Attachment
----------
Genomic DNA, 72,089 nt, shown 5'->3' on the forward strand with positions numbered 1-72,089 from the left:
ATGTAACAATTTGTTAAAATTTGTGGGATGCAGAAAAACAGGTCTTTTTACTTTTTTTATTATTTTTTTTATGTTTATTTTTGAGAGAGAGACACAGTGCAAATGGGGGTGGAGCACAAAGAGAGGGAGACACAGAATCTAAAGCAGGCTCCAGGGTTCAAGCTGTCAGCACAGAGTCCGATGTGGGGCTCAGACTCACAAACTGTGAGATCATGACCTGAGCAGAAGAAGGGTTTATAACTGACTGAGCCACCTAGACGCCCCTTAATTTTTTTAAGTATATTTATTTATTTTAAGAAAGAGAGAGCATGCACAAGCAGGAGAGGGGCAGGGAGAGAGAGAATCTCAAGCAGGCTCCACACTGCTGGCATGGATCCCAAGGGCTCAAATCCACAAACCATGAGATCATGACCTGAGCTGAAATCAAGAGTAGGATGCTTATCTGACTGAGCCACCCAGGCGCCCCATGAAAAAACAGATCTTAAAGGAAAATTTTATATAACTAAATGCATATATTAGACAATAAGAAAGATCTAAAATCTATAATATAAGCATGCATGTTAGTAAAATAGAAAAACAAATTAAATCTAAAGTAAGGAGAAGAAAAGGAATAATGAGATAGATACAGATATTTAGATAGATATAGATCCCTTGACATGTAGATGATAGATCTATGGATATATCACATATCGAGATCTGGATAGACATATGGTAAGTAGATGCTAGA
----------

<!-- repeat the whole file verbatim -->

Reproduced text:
Genomic DNA, 72,089 nt, shown 5'->3' on the forward strand with positions numbered 1-72,089 from the left:
ATGTAACAATTTGTTAAAATTTGTGGGATGCAGAAAAACAGGTCTTTTTACTTTTTTTATTATTTTTTTTATGTTTATTTTTGAGAGAGAGACACAGTGCAAATGGGGGTGGAGCACAAAGAGAGGGAGACACAGAATCTAAAGCAGGCTCCAGGGTTCAAGCTGTCAGCACAGAGTCCGATGTGGGGCTCAGACTCACAAACTGTGAGATCATGACCTGAGCAGAAGAAGGGTTTATAACTGACTGAGCCACCTAGACGCCCCTTAATTTTTTTAAGTATATTTATTTATTTTAAGAAAGAGAGAGCATGCACAAGCAGGAGAGGGGCAGGGAGAGAGAGAATCTCAAGCAGGCTCCACACTGCTGGCATGGATCCCAAGGGCTCAAATCCACAAACCATGAGATCATGACCTGAGCTGAAATCAAGAGTAGGATGCTTATCTGACTGAGCCACCCAGGCGCCCCATGAAAAAACAGATCTTAAAGGAAAATTTTATATAACTAAATGCATATATTAGACAATAAGAAAGATCTAAAATCTATAATATAAGCATGCATGTTAGTAAAATAGAAAAACAAATTAAATCTAAAGTAAGGAGAAGAAAAGGAATAATGAGATAGATACAGATATTTAGATAGATATAGATCCCTTGACATGTAGATGATAGATCTATGGATATATCACATATCGAGATCTGGATAGACATATGGTAAGTAGATGCTAGA